News Trends Analysis

Feb. 1, 2011
New studies

Giant African rats accurately detect TB. Trained giant African rats increased positive tuberculosis (TB) detection rates by 44% over microscopy, according to a new study. Utilizing trained giant African pouched rats, the study analyzed sputum samples of 10,523 patients in Tanzania. The samples were first analyzed through microscopy by technicians with a second-line analysis by the rats. While traditional microscopic analysis found 13.3% of patients to be TB-positive, second-line screening by the rats revealed 620 new TB-positive patients. Learn more about the study in the December 2010 issue of the American Journal of Tropical Medicine and Hygiene at


C diff infections rise in hospitalized kids. The number of hospital-related Clostridium difficile infections in children is rising, according to a four-year review of an inpatient database. Using the triennial Healthcare Cost and Utilization Project Kids' Inpatient Database for 1997, 2000, 2003, and 2006, researchers from the Uniformed Services University of the Health Sciences in Bethesda, MD, identified patterns of C diff rates in children. According to the research published in the Jan. 3 edition of Archives of Pediatrics and Adolescent Medicine, the number of cases rose from 3,565 in 1997 to 7,779 in 2006.

Ectopic pregnancy biomarker found. A test for placental growth factor, which is associated with angiogenesis after implantation of an embryo, may provide a simplified method for diagnosis of ectopic pregnancy, showed a small study at the University of Edinburgh in the U.K. Placental growth factor appeared significantly reduced in trophoblast cells from women with tubal ectopic pregnancies, with levels significantly higher in women with a viable intrauterine pregnancy. The study, “Placental growth factor: a promising diagnostic biomarker for tubal ectopic pregnancy,” appears in the January 2011 issue of JCEM.


Genes may help PSA test accuracy. The accuracy of testing for prostate-specific antigen (PSA) levels to assess risk of prostate cancer could be improved in the future by using genotyping, according to a study published online in Science Translational Medicine. A study conducted among 4,500 men found that PSA test results in 6% to 7% of those who were genotyped for variants associated with elevated PSA levels could have changed the decision on whether to do a prostate biopsy, according to researchers from Iceland. PSA levels between 2.5 ng/mL and 4 ng/mL have typically been used as the threshold for deciding if a patient should be referred for biopsy; but genetic factors may account for up to 45% in the variability in PSA levels. Correcting for the influence of inherited factors could enhance the PSA test's value, researchers say.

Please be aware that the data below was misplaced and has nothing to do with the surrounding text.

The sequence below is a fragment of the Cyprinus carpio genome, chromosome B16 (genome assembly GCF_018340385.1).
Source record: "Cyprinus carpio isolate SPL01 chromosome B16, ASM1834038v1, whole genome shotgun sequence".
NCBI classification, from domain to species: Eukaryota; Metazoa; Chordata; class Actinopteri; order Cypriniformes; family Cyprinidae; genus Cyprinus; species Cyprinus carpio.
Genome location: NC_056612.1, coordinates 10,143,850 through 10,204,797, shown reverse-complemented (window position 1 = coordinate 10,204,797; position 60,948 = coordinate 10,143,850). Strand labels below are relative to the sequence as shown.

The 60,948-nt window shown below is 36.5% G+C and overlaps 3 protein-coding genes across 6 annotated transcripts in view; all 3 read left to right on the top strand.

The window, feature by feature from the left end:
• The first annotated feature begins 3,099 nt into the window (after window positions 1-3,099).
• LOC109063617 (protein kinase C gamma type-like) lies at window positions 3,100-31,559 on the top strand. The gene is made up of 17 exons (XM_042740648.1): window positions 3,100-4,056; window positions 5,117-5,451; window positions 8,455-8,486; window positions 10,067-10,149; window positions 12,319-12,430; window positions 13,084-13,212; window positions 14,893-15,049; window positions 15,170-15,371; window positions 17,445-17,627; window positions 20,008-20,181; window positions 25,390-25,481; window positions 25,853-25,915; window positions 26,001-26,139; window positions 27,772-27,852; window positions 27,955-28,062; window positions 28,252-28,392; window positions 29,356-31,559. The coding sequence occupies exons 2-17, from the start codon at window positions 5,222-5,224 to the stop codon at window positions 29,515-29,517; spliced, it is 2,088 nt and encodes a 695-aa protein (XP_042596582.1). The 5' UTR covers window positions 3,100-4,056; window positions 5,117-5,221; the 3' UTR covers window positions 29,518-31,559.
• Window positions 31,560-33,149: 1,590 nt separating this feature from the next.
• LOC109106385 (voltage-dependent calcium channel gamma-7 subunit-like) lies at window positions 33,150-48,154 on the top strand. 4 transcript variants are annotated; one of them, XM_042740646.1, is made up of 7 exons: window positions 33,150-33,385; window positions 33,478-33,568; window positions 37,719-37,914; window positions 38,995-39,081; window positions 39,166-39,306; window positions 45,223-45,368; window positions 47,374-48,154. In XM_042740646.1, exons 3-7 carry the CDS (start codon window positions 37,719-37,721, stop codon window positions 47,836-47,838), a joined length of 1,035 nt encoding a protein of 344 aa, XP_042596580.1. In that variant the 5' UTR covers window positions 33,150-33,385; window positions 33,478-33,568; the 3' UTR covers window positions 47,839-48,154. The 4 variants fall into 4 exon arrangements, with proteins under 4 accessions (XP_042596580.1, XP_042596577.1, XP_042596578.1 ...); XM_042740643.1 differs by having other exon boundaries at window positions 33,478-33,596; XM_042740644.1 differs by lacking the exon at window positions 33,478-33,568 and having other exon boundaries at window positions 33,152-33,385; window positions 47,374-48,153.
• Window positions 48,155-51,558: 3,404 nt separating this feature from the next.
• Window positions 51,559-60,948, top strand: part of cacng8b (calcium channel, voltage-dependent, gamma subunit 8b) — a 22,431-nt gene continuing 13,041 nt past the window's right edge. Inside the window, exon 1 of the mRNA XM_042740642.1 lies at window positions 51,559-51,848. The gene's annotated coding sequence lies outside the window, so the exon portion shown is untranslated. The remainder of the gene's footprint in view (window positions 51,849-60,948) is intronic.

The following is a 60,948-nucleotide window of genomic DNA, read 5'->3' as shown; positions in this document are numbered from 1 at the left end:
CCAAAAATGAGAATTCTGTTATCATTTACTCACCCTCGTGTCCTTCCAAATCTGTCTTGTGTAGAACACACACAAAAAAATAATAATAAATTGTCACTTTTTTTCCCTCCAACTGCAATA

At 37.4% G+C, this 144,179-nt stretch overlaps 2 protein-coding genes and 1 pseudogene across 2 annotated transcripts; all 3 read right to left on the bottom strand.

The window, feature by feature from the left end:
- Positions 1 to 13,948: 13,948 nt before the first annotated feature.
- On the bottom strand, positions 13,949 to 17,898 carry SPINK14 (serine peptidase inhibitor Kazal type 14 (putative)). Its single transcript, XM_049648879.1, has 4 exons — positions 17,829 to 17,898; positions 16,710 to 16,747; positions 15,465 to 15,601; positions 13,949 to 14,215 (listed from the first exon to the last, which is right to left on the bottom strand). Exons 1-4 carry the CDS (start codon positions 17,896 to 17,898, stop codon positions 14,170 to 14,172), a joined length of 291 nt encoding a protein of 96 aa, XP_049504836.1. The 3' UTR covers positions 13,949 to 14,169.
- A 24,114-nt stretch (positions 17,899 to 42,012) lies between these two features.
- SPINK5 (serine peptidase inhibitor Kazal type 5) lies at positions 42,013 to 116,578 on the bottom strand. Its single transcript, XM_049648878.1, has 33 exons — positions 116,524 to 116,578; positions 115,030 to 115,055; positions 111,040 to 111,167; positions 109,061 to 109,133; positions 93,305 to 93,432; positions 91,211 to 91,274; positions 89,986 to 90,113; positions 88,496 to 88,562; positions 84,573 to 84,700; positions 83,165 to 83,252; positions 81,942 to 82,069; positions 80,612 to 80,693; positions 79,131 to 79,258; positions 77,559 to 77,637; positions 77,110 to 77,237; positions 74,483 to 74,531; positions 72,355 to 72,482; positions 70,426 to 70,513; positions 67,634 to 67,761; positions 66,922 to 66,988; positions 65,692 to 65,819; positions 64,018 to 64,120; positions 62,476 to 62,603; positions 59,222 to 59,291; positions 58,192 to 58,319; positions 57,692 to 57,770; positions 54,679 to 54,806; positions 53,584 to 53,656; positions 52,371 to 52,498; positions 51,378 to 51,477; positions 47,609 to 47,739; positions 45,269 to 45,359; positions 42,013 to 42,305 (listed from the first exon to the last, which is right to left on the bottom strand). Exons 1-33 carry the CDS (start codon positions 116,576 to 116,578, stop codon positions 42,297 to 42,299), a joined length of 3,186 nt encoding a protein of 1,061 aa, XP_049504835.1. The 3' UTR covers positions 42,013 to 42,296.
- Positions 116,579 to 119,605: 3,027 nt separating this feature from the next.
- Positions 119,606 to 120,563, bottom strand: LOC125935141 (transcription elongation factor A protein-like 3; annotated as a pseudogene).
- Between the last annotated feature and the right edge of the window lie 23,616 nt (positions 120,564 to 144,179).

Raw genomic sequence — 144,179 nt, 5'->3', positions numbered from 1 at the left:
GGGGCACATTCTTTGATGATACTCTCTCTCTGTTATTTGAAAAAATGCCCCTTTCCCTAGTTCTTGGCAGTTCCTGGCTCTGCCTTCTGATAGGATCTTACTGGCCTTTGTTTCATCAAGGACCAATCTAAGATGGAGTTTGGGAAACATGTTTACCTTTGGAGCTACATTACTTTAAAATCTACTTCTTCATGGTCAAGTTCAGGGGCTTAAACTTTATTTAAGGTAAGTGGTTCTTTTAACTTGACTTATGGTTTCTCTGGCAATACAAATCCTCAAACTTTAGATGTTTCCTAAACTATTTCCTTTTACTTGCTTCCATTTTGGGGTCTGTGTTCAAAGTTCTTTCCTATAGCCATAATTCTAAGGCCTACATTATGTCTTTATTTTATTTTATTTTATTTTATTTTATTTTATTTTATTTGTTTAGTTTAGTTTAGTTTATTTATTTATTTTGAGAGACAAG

DNA-methylation levels predict colon cancer. An investigational DNA-methylation test could alter the screening landscape for colorectal cancer, according to data presented at the American Association for Cancer Research special conference on Colorectal Cancer: Biology to Therapy in October 2010. A test under development by Exact Sciences is conducted using a stool sample and works by detecting tumor-specific DNA alterations in cells that are shed into the stool from precancerous or cancerous lesions. In the first clinical-validation study, which included 1,100 patients, researchers detected 64% of pre-cancerous adenomas greater than one centimeter and 85% of cancers. Colorectal-cancer rate detection was 87% for cancers considered to be in the most curable stage (stage I-III) and 69% for the most advanced stage (stage IV)


May 3-4. Executive War College at the Sheraton New Orleans will cover the A-to-Z of laboratory strategy, operations, and management for laboratory executives, pathologists, and industry leaders. Go to

May 8-11. The 27th Annual Clinical Virology Symposium and Annual Meeting of the Pan American Society for Clinical Virology at the Hilton Daytona Beach (FL) Oceanfront Resort features experts offering the latest developments in clinical and diagnostic virology. Learn more at

May 12-14. The American Association of Bioanalysts' 2011 Annual Meeting and Educational Conference will be held at the Hyatt Regency Austin, TX. For details, visit

May 21-24. ASM2011 includes workshops at the New Orleans Marriott Canal Street covering a broad range of topics, and scientific sessions, posters, and exhibits at the Ernest M. Morial Convention Center. Visit

May 23-25. CLMA's annual conference and exhibition, ThinkLab '11, at the Baltimore Convention Center includes more than 40 breakout sessions focusing on each area of CLMA's body of knowledge for medical-laboratory management. Pre-conference sessions take place May 22. Visit

July 24-28. The 2011 AACC Annual Meeting and Clinical Lab Expo in Atlanta features plenary sessions, symposia, workshops, short courses, posters, oral presentations, as well as more than 650 exhibitors. Learn more at

July 26-30. The 2011 ASCLS Annual Meeting in Atlanta offers educational topics that promote advanced learning in the science and practice of clinical-laboratory science. Go to